Thursday, April 11, 2019

I Left Something Important Behind

                                By Cheryl Oreglia

There are experiences in life that leave you permanently altered, rearranged, rebooted. I'm not talking getting a new puppy, tattoo, or full body massage. This is more like writing a new chapter in your life.

I recently returned from a Writer's Conference on Bald Head Island, in beautiful North Carolina. The event was hosted by a dynamic writer named Nancy Slonim Aronie, author of Writing from the Heart. 

She believes that we all have a story inside of us, and if we find the courage to write from a place of honesty it can be a tool for healing not only ourselves, but others. I've only been to a handful of workshops for writers so you can imagine my surprise when this event turned out to be one of enormous impact. 

Nancy Slonim Aronie lives on Martha's Vineyard, she teaches at Harvard University, and has been a commentator for National Public Radio’s All Things Considered. She used to write a monthly column for McCall's magazine, but is best known for her writing workshops at unusual and vibrant locations around the country. She is the director of the Chilmark Writing Workshop on Martha's Vineyard. It's difficult to categorize Nancy, she is an amazing presence, one who fills the room with an electric sort of charm. 

Her workshops revolve around the concept of validation. She developed this idea after participating in a writing group that felt destructive and detrimental to the art of writing. Her focus is on writing from the heart, complete honesty, and finding your own voice as a writer. She believes we all have an important story to tell and these narratives have the potential to heal. 

She begins the workshop in a casual manner, sharing bit and pieces from her life, poignant stories that elicit emotion from the audience.  About five minutes in she has turned the word f*ck into a lovely verb. Nancy creates an easy camaraderie with the audience. Her style is warm and inviting, you feel it, and the result is magnanimous. 

Then she assigns homework. I felt a sinking feeling deep inside. The assignment was to write for 15 minutes, no more, no less, about a dinner from our childhood. The following day we read our stories out loud to the entire group. This is completely out of my comfort zone but I did it with a shaky voice, caked in fear, and when I found the courage to look up I was greeted with applause, tears, and voices of encouragement. It was a humbling experience to say the least.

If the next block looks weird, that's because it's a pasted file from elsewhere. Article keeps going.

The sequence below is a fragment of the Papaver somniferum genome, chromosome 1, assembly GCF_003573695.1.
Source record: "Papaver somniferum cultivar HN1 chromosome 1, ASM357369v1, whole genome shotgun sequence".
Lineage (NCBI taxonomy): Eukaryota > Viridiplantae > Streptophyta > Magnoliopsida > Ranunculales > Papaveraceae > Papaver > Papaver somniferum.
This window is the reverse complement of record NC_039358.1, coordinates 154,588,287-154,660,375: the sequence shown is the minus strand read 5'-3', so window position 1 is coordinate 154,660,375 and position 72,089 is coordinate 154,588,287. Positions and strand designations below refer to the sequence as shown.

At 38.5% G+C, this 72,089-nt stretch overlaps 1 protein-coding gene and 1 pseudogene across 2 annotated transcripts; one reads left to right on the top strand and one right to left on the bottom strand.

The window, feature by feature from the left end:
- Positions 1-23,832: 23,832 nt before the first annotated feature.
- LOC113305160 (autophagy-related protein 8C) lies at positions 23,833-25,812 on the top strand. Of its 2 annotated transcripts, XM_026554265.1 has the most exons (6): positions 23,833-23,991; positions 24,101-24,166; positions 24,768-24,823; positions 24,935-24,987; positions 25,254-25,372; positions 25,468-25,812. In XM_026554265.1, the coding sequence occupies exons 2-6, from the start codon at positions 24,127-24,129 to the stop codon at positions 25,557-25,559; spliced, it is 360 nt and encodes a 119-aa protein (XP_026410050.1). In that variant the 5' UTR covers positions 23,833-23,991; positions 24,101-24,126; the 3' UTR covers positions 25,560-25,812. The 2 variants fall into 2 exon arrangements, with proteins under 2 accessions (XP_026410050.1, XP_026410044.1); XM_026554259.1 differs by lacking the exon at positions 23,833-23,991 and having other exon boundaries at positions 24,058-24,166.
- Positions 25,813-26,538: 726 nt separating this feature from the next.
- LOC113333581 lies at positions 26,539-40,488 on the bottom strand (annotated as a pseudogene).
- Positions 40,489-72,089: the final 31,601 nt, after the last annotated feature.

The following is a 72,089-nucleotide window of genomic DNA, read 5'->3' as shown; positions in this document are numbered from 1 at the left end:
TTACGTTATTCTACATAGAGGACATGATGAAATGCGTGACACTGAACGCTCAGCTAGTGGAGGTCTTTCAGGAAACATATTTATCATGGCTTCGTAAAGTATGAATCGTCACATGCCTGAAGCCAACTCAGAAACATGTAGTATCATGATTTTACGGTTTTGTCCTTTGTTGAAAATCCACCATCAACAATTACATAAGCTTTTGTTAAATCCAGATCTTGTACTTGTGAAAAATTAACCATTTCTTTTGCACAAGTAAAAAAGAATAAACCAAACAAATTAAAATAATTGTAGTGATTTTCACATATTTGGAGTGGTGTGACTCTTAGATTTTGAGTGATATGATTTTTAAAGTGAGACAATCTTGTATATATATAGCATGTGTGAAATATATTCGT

This is where it gets interesting as the audience learns not only more of each other, bonding in the process, but it allows for feedback, validation, and genuine encouragement. The only rule is that we comment on things we liked, connected with, or powerfully responded to, no negative comments are allowed. She wants us to focuses on what we did well. That is a rare experience in life. 

It is a powerful moment to sit and listen to how your narrative was positively received. The instructor illuminates your strengths and in the process she pushes you to a higher level of writing. She says you have to feel the emotion as your are writing. This is how you connect with your audience most powerfully. If it is not honest, raw, detailed, and transparent then it falls flat, and everyone knows it. 

Our next assignment was to write about the most difficult thing we ever had to deal with. We had twelve minutes to get the experience down on paper. In between breaks and lunch she challenges us to write something your father told you in two sentences. I wrote, "My father never told me I couldn't shoot a gun, change the oil in the car, or fly a single engine plane. I was the second girl in a two kid family, the wrong sex, so I became the son he never had but hoped for."

By the third day you are writing the name of your next book and titling your first ten chapters. When it was time to pack up our supplies, suitcases, and sunscreen we have bonded with each other and our fearless leader. No one wanted to leave but all of us were excited to move forward with our writing. 

We felt validated. This is the gift, something writers desperately needs, and the confidence to move forward with the projects you've only dreamed about. 

I left something important behind at this conference, my derogatory beliefs about my abilities as a writer, but unexpectedly I found my voice. 

Nancy has published a book on writing called Writing From the Heart. The book is full of suggestions, prompts, and practical ways to sharpen your pencil, strengthen your pose, and discover your own unique voice. I suggest attending one of her workshops if the opportunity ever presents itself, if not, go out and find one. 

What has your experience been at conferences for writers? 

When I'm not writing Across the Board, I'm Living in the Gap, this is where you'll find the rest of the story.  


Kimberly G. Giarratano said...

I love the feeling of community and camaraderie. I usually leave a conference on a creative high. It's really something to bond with other writers.

Cheryl Oreglia said...

Thanks for the comment Kim, you describe it perfectly, the result of a writers conference is a "creative high." As I listened to the stories and important narratives shared by the participants I was in awe of the use of language, metaphors, vocabulary, and pose. It was so inspiring. I slowly discovered that regardless of the style of writing, a persons voice is unique, and that is what appeals to the audience. That was empowering for me to learn.

Carrie Beckort said...

Great post, Cheryl! And it sounds like you had a wonderful experience. I've not yet attended a meaningful writer's conference. It's on my writer bucket list though.

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